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390 A Summit Road
Exeter, RI, 02822
United States

(401)491-9063

Tomaquag Museum is dedicated to educating the public and promote thoughtful dialogue regarding Indigenous history, culture, arts, Mother Earth and to connect to native issues of today.

"BELONGINGS" Blog

Tomaquag “Belonging(s)” Blog July 2016

Marketing Assistant

Belonging(s)
“A close relationship among a group and personal or public effects”

Hello  and “Kunoopeam” (Welcome)!
Summer is officially here which signals the start of the powwow season in southern New England. Below is the schedule for several powwows that you might want to check out. 


August 13-14 Narragansett Indian Tribe August Meeting Pow-wow, Narragansett Indian Church Grounds, Indian Church Rd, Charlestown, RI  Dean Stanton 401-364-1100 x203

August 20-21 Mohegan Wigwam Festival, Fort Shantok, Uncasville, CT  (No on-site parking. Shuttle service to field at Mohegan Sun bus lobby and from Thamesview Garage)  1-800-MOHEGAN

August 27-28 Mashantucket Green Corn Pow-wow, Mashantucket Reservation, 1 Matt’s Path, Mashantucket, CT 860-396-2136
September 2-5 Shinnecock Nation Pow-wow, Shinnecock Reservation, Southampton, NY   631-283-6143  nationspowwow@optonline.net

As for powwow etiquette, here are a few resources that will make your visit more enjoyable.
Native Peoples Magazine:


http://indiancountrytodaymedianetwork.com/2014/03/29/pow-wow-etiquette-10-rules-follow-and-out-arena-154195?page=0%2C2

 This month's guest blogger Dera Silvestre. Dera is a rising sophomore at Boston University. She is studying communications with a focus in advertising. Dera began her internship at the Tomaquag Museum in the beginning of June after being referred by the Rhode Island General Assembly. During her time at the museum, Dera hopes to see first-hand the real challenges and successes that come with advertising. Dera says so far her favorite thing about Tomaquag is the weekly Children's Hour because she gets to learn, listen, and dance alongside the children. Dera will be contributing to the Belonging(s) Blog periodically over the summer.

Disclaimer: The opinions expressed by Guest Bloggers and those providing comments are theirs alone, and do not reflect the opinions of the Tomaquag Museum or any employee thereof. Tomaquag Museum is not responsible for the accuracy of any of the information supplied by Guest Bloggers.

My first day as an intern at the Tomaquag Museum was spent sorting a seemingly endless heap of beads. I walked into the office that day expecting to do a bit of simple office work and was instead greeted by a massive mountain of sparkling, colorful craft ware. Silvermoon LaRose Tomaquag’s assistant director explained that their bead organization was severely lacking, and asked if I would help to sort them all out.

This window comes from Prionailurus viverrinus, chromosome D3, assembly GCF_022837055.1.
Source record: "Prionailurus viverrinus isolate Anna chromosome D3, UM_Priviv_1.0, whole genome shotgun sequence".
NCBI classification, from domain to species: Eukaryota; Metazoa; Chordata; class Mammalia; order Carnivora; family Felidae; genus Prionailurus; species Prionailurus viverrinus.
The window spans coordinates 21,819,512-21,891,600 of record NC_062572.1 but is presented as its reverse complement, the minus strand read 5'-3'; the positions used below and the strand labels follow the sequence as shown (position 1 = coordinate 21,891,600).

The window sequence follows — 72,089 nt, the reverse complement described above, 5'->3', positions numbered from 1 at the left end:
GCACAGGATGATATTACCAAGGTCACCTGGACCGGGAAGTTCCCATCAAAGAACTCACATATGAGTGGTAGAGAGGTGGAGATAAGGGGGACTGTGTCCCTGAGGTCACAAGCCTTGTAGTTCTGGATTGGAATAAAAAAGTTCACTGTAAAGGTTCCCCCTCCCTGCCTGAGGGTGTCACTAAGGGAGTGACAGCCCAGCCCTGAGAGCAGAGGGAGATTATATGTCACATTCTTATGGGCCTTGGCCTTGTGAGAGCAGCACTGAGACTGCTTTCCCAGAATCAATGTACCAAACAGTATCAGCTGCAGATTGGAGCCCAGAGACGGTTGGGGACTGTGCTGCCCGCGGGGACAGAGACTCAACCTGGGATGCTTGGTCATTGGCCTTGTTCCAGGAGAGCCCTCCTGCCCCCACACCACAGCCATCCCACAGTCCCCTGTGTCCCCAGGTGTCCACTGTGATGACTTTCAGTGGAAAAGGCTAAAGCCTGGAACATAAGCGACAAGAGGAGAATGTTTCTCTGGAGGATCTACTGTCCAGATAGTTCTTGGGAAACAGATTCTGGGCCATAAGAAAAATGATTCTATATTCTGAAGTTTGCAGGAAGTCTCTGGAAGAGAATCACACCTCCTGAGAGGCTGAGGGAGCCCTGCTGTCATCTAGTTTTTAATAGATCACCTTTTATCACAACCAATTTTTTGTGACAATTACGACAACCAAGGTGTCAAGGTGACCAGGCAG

I wanted to help, but I felt overwhelmed for a moment as I stared at the all of the little jars and boxes. There were so many different kinds of beads, in every color imaginable, each with unique variations. How could we ever classify these in an orderly way? I didn’t know where to begin.
Luckily, Silvermoon understood my confusion and graciously gave me the beginner’s guide to beadwork. Delica, bugle, seed, flatback, and gemstone; though they may have looked similar, the characteristics of each kind of bead made a drastic difference in the outcome of the craft they were being used in. Silvermoon showed me how a delica bead laid differently that a seed bead when used in earrings, and how beads used in chokers varied from those used in bracelets. 

As we sorted, we found some finished crafts that had been mixed in with the beads. I had thought that sorting beads were tough, but the intricacy of some of the earrings that we found proved to me that crafting with beads was even more of a challenge. I was amazed by the meticulous precision that went into each and every line of beads. The colorful compositions displayed elaborate artistry. 

Intricate Beadwork takes skill and understanding of bead types and color choices

Intricate Beadwork takes skill and understanding of bead types and color choices

Though my eyes were beginning to cross by the time we finished, I enjoyed organizing the beads. This task, though troublesome, gave me the chance to appreciate a piece of Narragansett tribal culture. When I began sorting, I saw the beads as simply that – plain ol’ beads. By the end of our sorting, I had realized that each bead was an opportunity for creative expression. 

Beadwork is more than beauty; beads offer an interpretation of cultural and historical values. 

 

 

 

 

 

 

Thank you Dera for your honest and insightful words. We all look forward to hearing more about your adventures at Tomaquag over the summer! 

To our readers, have a great summer. I smell frybread gotta go!

Kutaputush (Thank You),
Kim Peters, Collections Manager
You can visit us at www.tomaquagmuseum.org. Please like us on Facebook. 

The Tomaquag “Belonging(s)” Blog, is a monthly conversation dedicated to the happenings, musings of staff, and a peek at the collections of the Tomaquag Museum. We welcome guest bloggers, and topics relevant to Native American Museums and Indian Country, especially those located in the New England area.